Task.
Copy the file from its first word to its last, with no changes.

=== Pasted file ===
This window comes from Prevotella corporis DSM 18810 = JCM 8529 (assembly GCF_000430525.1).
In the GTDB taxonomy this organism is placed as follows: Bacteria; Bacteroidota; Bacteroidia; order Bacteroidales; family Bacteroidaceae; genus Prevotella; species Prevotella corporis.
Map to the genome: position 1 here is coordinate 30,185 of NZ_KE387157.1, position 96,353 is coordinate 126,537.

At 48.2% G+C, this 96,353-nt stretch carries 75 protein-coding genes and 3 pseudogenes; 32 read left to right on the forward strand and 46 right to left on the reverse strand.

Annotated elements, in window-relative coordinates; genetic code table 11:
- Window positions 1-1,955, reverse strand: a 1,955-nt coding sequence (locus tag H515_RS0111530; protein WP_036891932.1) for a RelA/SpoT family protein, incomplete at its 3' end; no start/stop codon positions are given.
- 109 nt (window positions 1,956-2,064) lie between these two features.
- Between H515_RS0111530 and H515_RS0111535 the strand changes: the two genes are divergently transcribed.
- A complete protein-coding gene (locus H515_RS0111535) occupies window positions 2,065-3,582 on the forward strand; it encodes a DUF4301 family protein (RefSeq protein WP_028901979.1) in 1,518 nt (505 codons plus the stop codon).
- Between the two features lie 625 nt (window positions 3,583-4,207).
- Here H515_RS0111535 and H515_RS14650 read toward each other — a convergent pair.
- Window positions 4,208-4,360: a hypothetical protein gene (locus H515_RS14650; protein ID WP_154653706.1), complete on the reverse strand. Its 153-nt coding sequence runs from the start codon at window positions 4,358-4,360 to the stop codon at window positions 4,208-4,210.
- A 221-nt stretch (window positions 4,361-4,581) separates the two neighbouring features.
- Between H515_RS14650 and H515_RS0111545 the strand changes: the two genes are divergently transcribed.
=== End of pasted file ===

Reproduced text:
This window comes from Prevotella corporis DSM 18810 = JCM 8529 (assembly GCF_000430525.1).
In the GTDB taxonomy this organism is placed as follows: Bacteria; Bacteroidota; Bacteroidia; order Bacteroidales; family Bacteroidaceae; genus Prevotella; species Prevotella corporis.
Map to the genome: position 1 here is coordinate 30,185 of NZ_KE387157.1, position 96,353 is coordinate 126,537.

At 48.2% G+C, this 96,353-nt stretch carries 75 protein-coding genes and 3 pseudogenes; 32 read left to right on the forward strand and 46 right to left on the reverse strand.

Annotated elements, in window-relative coordinates; genetic code table 11:
- Window positions 1-1,955, reverse strand: a 1,955-nt coding sequence (locus tag H515_RS0111530; protein WP_036891932.1) for a RelA/SpoT family protein, incomplete at its 3' end; no start/stop codon positions are given.
- 109 nt (window positions 1,956-2,064) lie between these two features.
- Between H515_RS0111530 and H515_RS0111535 the strand changes: the two genes are divergently transcribed.
- A complete protein-coding gene (locus H515_RS0111535) occupies window positions 2,065-3,582 on the forward strand; it encodes a DUF4301 family protein (RefSeq protein WP_028901979.1) in 1,518 nt (505 codons plus the stop codon).
- Between the two features lie 625 nt (window positions 3,583-4,207).
- Here H515_RS0111535 and H515_RS14650 read toward each other — a convergent pair.
- Window positions 4,208-4,360: a hypothetical protein gene (locus H515_RS14650; protein ID WP_154653706.1), complete on the reverse strand. Its 153-nt coding sequence runs from the start codon at window positions 4,358-4,360 to the stop codon at window positions 4,208-4,210.
- A 221-nt stretch (window positions 4,361-4,581) separates the two neighbouring features.
- Between H515_RS14650 and H515_RS0111545 the strand changes: the two genes are divergently transcribed.